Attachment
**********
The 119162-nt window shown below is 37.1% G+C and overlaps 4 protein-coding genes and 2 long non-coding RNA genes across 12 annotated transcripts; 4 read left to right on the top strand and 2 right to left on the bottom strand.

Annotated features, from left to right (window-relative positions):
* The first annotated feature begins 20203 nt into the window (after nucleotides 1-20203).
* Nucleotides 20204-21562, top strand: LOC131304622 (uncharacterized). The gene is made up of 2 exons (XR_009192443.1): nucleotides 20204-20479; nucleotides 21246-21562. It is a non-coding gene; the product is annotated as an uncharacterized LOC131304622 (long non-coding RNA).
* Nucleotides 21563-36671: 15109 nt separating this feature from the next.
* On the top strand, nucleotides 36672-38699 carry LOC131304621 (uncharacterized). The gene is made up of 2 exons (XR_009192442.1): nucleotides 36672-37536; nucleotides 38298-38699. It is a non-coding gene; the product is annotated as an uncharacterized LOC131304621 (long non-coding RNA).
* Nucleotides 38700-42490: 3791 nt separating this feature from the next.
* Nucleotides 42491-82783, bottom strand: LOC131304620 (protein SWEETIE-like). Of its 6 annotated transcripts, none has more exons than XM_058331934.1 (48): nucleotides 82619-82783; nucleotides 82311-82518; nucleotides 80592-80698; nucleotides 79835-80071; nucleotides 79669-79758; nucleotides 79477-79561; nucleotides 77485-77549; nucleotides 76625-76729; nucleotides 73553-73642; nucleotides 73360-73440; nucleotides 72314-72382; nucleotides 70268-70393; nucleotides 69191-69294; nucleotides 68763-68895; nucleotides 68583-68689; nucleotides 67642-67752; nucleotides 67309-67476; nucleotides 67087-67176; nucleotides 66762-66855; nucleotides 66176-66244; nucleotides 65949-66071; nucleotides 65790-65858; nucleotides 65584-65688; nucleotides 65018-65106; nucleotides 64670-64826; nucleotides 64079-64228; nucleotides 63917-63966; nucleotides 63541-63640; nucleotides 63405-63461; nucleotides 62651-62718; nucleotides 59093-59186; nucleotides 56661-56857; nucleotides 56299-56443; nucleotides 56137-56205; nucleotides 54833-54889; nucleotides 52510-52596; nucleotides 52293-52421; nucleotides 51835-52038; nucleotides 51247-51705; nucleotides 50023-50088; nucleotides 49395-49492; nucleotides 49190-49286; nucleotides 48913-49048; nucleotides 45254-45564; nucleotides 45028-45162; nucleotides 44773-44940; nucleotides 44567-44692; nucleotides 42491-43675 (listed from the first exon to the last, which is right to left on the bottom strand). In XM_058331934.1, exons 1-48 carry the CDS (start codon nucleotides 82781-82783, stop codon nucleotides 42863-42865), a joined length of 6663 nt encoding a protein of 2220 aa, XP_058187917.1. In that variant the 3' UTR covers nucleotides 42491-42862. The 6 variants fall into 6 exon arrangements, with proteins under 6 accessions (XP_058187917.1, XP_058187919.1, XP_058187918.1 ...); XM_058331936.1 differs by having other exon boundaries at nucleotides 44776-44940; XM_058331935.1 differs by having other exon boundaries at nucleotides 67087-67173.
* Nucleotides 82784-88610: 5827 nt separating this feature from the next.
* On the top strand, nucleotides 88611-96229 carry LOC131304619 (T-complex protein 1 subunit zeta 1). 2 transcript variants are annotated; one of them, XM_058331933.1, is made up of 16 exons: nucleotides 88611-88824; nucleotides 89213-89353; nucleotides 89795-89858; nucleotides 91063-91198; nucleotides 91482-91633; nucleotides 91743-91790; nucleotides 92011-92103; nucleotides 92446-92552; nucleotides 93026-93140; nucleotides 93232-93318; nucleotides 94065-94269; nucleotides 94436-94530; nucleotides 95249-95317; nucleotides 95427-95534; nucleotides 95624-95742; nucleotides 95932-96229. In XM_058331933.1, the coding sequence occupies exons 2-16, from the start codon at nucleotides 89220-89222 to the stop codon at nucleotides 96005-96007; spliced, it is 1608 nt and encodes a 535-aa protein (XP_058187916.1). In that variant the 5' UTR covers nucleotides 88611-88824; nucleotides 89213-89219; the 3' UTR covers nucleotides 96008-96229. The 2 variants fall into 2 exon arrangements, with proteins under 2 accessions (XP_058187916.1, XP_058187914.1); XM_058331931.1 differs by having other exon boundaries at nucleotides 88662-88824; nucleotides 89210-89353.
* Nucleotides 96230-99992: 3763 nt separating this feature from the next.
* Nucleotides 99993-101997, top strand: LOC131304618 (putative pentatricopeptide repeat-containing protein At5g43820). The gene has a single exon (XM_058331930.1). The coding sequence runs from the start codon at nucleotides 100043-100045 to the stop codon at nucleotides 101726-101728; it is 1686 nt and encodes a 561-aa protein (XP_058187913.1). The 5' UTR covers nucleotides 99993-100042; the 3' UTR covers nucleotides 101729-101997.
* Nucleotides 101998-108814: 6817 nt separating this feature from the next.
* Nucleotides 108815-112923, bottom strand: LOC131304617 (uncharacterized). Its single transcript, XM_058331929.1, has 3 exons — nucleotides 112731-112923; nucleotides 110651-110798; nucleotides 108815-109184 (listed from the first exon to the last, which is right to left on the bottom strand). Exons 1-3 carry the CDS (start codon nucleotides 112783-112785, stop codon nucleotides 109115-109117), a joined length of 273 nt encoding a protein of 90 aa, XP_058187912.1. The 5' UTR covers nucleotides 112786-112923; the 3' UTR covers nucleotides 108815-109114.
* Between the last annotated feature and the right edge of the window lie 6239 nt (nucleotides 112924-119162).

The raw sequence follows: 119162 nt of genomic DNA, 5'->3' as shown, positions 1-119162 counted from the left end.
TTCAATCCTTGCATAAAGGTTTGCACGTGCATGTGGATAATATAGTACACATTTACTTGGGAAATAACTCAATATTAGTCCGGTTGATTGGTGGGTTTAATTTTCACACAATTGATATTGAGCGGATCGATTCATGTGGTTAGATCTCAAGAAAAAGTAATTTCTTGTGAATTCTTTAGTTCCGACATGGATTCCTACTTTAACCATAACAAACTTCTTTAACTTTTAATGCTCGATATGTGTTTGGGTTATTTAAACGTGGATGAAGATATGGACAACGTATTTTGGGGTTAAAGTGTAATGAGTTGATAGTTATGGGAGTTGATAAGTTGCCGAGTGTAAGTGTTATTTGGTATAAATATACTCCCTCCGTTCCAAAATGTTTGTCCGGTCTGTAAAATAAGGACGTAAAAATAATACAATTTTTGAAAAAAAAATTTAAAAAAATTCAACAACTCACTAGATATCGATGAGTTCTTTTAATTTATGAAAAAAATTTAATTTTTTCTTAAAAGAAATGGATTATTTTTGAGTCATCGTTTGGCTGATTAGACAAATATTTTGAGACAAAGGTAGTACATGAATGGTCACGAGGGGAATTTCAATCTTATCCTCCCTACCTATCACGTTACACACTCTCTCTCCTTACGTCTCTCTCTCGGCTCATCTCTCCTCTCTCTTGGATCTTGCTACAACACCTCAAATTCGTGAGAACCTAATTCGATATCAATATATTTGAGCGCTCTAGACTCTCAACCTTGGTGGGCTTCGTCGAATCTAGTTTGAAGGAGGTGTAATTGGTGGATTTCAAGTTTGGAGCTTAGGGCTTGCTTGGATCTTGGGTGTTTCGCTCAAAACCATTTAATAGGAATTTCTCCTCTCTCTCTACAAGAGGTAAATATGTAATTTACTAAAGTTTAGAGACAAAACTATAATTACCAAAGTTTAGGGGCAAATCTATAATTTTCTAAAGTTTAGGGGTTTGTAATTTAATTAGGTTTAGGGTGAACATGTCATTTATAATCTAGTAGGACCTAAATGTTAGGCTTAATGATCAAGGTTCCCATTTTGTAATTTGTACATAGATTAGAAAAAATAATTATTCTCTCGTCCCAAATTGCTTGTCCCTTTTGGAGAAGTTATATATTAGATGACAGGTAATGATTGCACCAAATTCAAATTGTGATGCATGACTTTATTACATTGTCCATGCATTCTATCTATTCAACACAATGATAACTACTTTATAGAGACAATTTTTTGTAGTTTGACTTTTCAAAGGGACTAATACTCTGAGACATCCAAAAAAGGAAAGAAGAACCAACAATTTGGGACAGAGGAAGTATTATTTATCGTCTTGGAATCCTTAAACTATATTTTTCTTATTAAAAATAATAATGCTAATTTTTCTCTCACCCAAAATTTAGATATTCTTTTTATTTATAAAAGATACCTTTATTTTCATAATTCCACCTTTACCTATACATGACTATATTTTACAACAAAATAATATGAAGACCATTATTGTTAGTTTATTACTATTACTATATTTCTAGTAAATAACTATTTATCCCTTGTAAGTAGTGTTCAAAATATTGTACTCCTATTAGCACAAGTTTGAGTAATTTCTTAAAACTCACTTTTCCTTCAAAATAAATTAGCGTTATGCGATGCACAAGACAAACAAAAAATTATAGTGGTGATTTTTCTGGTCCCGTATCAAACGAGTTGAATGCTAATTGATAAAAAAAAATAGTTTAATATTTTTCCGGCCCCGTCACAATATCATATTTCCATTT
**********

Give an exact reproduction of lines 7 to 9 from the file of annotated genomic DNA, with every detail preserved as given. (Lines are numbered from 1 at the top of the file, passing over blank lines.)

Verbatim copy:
* Nucleotides 38700-42490: 3791 nt separating this feature from the next.
* Nucleotides 42491-82783, bottom strand: LOC131304620 (protein SWEETIE-like). Of its 6 annotated transcripts, none has more exons than XM_058331934.1 (48): nucleotides 82619-82783; nucleotides 82311-82518; nucleotides 80592-80698; nucleotides 79835-80071; nucleotides 79669-79758; nucleotides 79477-79561; nucleotides 77485-77549; nucleotides 76625-76729; nucleotides 73553-73642; nucleotides 73360-73440; nucleotides 72314-72382; nucleotides 70268-70393; nucleotides 69191-69294; nucleotides 68763-68895; nucleotides 68583-68689; nucleotides 67642-67752; nucleotides 67309-67476; nucleotides 67087-67176; nucleotides 66762-66855; nucleotides 66176-66244; nucleotides 65949-66071; nucleotides 65790-65858; nucleotides 65584-65688; nucleotides 65018-65106; nucleotides 64670-64826; nucleotides 64079-64228; nucleotides 63917-63966; nucleotides 63541-63640; nucleotides 63405-63461; nucleotides 62651-62718; nucleotides 59093-59186; nucleotides 56661-56857; nucleotides 56299-56443; nucleotides 56137-56205; nucleotides 54833-54889; nucleotides 52510-52596; nucleotides 52293-52421; nucleotides 51835-52038; nucleotides 51247-51705; nucleotides 50023-50088; nucleotides 49395-49492; nucleotides 49190-49286; nucleotides 48913-49048; nucleotides 45254-45564; nucleotides 45028-45162; nucleotides 44773-44940; nucleotides 44567-44692; nucleotides 42491-43675 (listed from the first exon to the last, which is right to left on the bottom strand). In XM_058331934.1, exons 1-48 carry the CDS (start codon nucleotides 82781-82783, stop codon nucleotides 42863-42865), a joined length of 6663 nt encoding a protein of 2220 aa, XP_058187917.1. In that variant the 3' UTR covers nucleotides 42491-42862. The 6 variants fall into 6 exon arrangements, with proteins under 6 accessions (XP_058187917.1, XP_058187919.1, XP_058187918.1 ...); XM_058331936.1 differs by having other exon boundaries at nucleotides 44776-44940; XM_058331935.1 differs by having other exon boundaries at nucleotides 67087-67173.
* Nucleotides 82784-88610: 5827 nt separating this feature from the next.